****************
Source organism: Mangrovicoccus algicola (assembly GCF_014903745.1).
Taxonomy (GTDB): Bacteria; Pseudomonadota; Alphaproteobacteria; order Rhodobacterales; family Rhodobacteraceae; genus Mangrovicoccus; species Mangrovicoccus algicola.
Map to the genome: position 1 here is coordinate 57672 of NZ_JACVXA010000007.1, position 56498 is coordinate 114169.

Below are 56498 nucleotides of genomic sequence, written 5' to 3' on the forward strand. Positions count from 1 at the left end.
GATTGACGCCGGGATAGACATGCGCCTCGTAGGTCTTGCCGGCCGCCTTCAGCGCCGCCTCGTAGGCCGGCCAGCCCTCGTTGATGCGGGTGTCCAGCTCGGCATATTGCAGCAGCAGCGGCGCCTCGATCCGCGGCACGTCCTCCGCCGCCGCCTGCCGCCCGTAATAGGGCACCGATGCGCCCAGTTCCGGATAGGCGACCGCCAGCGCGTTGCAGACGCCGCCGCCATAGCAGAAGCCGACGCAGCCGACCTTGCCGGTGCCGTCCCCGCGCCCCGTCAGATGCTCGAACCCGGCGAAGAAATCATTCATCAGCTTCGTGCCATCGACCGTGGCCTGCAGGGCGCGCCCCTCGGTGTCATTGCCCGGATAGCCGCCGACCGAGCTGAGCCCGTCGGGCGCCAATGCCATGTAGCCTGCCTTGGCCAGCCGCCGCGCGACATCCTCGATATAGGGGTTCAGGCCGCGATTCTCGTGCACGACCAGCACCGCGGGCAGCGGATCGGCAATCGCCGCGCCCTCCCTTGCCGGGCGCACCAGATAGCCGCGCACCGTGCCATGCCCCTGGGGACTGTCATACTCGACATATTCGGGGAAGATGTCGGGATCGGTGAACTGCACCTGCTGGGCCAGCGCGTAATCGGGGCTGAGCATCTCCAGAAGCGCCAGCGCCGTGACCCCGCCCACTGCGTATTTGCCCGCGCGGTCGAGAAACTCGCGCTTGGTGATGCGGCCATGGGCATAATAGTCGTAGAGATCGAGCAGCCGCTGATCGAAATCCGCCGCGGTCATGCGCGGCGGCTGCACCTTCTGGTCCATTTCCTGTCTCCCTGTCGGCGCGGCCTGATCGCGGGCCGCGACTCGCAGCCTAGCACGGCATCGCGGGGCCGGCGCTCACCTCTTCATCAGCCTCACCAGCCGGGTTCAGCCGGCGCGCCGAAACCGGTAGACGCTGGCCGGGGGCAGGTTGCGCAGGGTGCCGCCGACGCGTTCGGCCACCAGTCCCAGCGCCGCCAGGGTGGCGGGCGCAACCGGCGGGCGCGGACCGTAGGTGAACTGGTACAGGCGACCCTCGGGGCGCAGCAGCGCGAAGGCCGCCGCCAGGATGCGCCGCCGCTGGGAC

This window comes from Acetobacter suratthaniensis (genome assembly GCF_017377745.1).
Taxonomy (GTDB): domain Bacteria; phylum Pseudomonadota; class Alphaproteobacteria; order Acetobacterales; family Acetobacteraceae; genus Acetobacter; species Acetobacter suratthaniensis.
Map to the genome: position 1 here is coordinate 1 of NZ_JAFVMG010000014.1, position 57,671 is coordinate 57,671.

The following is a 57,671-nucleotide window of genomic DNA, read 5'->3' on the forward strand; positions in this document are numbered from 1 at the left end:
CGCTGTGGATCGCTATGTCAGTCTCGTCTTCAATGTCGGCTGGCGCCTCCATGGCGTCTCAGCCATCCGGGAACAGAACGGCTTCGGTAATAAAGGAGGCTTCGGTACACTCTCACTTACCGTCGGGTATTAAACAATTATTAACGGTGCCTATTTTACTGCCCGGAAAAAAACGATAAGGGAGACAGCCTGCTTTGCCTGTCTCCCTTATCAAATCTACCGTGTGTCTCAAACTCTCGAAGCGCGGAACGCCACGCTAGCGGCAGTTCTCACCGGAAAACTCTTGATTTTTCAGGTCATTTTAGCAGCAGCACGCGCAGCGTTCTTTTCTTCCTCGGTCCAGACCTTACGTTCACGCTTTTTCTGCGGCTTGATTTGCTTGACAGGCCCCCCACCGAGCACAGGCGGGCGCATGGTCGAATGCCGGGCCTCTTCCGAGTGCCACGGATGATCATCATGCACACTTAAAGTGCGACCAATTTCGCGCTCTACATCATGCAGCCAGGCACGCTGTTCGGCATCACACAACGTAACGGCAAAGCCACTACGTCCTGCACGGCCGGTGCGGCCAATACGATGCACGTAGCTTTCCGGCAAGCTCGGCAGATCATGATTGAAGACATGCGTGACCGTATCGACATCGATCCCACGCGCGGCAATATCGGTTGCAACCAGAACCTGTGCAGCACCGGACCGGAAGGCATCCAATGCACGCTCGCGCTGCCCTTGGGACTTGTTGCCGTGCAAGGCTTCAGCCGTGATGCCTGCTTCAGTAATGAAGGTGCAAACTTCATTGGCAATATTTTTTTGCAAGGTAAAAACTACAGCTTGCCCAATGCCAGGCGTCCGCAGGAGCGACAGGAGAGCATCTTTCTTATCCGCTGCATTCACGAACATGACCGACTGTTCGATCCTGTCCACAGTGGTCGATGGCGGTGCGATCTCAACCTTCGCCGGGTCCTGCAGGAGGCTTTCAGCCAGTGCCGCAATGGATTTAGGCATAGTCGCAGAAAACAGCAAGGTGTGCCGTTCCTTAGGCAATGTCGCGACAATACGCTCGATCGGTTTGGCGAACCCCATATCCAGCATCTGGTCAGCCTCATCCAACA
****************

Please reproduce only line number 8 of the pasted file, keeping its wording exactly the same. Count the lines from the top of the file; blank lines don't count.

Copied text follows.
Map to the genome: position 1 here is coordinate 1 of NZ_JAFVMG010000014.1, position 57,671 is coordinate 57,671.